when to stop

I’ve been looking through old files searching for poems that might be suitable to submit to a couple of competitions, as well as for a couple of projects that involve music, about which I will probably write at length at a later date.

Often, I have found numerous versions of the same poem and it isn’t always clear which is the latest, nor which is the best.
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still coasting

The blog tag-line says (mostly) first person poetry, prose & opinion, but for the last few weeks, I seem to have written rather more about travelling in Spain; I hope the followers who have signed up during this period aren’t too disappointed when I get back on track.

No doubt I will return in the future to the many photos I have taken of the Costa da Morte and find inspiration there, but, at least for the moment, I’m expecting this to be the last of these travel blog posts.
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transcreation II

Last week, in the post Coast to Coast, I briefly mentioned transcreation. For those unfamiliar with the term, it’s a portmanteau word derived from translation and creation.

Translation is seldom easy and, depending on your definition of the word, translation of poetry may be considered impossible: should you focus on form or content? on sound, on patterns of metre or rhyme, or on meaning?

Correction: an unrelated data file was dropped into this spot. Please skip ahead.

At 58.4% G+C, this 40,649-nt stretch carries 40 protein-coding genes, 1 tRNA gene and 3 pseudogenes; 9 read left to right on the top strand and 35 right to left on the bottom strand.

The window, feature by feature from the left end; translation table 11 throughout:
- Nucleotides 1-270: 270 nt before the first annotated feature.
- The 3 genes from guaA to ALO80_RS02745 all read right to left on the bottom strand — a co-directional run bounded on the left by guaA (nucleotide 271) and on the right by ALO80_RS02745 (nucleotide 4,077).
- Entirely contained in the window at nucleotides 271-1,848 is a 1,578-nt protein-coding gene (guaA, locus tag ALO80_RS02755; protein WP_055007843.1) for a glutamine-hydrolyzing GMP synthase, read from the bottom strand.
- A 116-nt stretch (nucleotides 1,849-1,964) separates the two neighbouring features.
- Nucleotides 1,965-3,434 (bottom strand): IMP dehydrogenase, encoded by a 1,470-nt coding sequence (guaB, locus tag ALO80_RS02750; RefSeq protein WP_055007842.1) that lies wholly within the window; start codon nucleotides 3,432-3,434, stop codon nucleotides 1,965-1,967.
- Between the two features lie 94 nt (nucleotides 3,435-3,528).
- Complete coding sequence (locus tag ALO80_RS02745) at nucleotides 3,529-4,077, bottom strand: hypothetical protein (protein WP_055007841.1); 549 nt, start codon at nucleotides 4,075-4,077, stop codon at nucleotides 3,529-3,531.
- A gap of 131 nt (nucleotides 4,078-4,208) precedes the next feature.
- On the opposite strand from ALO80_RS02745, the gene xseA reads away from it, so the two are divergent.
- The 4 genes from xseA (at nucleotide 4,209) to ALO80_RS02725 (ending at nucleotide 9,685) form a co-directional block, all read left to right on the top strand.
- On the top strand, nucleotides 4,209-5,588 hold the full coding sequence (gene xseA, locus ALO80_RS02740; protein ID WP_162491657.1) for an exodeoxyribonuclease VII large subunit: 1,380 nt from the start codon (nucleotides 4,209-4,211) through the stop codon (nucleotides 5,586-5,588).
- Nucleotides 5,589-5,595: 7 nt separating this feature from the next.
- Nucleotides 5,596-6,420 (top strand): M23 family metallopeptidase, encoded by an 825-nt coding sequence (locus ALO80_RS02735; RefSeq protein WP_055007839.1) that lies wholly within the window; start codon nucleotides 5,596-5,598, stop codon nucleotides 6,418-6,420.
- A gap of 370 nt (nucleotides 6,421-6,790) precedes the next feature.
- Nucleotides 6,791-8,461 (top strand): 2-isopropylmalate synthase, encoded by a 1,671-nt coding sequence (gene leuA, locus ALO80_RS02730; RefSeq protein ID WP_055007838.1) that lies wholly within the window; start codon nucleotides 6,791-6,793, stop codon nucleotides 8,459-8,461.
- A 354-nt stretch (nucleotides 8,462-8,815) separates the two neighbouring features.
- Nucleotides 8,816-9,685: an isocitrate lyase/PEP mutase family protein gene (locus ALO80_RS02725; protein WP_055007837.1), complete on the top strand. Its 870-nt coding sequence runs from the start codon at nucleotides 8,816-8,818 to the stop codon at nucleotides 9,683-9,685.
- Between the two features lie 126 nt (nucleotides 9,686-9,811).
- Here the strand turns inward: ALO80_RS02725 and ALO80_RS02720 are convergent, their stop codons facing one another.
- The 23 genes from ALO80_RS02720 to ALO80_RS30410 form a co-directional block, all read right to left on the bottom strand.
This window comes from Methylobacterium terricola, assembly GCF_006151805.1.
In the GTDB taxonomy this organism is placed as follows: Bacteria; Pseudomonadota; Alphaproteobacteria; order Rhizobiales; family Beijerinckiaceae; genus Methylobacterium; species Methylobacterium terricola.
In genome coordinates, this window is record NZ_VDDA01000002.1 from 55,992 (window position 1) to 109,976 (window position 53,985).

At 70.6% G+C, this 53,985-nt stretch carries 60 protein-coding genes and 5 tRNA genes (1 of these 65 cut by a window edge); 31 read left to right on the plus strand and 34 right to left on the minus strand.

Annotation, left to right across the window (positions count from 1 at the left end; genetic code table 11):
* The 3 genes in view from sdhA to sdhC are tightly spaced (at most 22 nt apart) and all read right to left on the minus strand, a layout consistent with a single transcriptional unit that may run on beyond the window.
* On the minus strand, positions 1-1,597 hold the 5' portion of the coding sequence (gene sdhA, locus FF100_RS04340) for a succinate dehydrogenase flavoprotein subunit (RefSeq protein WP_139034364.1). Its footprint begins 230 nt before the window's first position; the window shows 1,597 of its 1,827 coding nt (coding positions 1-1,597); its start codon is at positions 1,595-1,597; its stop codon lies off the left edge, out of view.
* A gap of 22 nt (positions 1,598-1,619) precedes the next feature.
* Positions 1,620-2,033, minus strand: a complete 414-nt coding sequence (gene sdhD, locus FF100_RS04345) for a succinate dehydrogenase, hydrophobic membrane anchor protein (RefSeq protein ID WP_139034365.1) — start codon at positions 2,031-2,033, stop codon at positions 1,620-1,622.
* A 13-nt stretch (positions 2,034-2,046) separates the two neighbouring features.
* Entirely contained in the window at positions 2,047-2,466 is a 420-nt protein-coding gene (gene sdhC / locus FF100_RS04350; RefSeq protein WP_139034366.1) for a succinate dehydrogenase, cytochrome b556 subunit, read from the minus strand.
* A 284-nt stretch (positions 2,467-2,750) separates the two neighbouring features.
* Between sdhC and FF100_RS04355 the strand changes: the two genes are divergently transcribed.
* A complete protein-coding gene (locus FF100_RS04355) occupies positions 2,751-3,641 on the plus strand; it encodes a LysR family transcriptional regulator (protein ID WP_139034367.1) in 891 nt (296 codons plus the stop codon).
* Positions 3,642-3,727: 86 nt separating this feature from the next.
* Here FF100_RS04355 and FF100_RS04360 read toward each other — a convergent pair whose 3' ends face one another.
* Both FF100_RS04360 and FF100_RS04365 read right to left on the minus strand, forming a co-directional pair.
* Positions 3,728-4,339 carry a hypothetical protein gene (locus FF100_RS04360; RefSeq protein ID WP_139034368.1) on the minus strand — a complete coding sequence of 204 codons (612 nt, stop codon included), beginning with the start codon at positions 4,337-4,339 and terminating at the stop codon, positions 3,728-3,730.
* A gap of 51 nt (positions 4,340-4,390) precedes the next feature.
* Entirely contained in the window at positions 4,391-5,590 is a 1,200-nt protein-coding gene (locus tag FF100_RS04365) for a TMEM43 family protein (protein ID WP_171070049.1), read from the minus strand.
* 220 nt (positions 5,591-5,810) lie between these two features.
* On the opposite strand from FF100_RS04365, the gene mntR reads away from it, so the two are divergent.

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missing days

Although I was alert enough to remember the Chinese New Year a few weeks ago and make a semi-relevant post, my mind has been full of the general rubbish and rubble of life and I seem to have missed a lot of “days” recently: St David’s Day, International Book Day, World Wildlife Day, International Women’s Day, and no doubt at least a handful of others.

So here are some daffodils for St David’s:
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cages

The human race is very fond of enclosures and barriers. We put fences around open spaces and lock other people out.

padlocked gate
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poetry and prayer

In the walled garden by the church, early crocuses are in flower.

[…] Under the trees
a crocus campfire kindles.

Yes, the half-closed flowers remind me of flames. But they also remind me of praying hands, though when they open more fully, it’s more as if the petals were spread wide to receive whatever alms or largess the prayers have prompted.
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ways and means

Sometimes what you want is inaccessible.

They say the sky’s the limit, but it’s way beyond your grasp.

buddleia seed head, bare twigs and construction crane agains blue sky

Things are complicated: you feel you’ll never manage to track down the ends to unravel the different threads.
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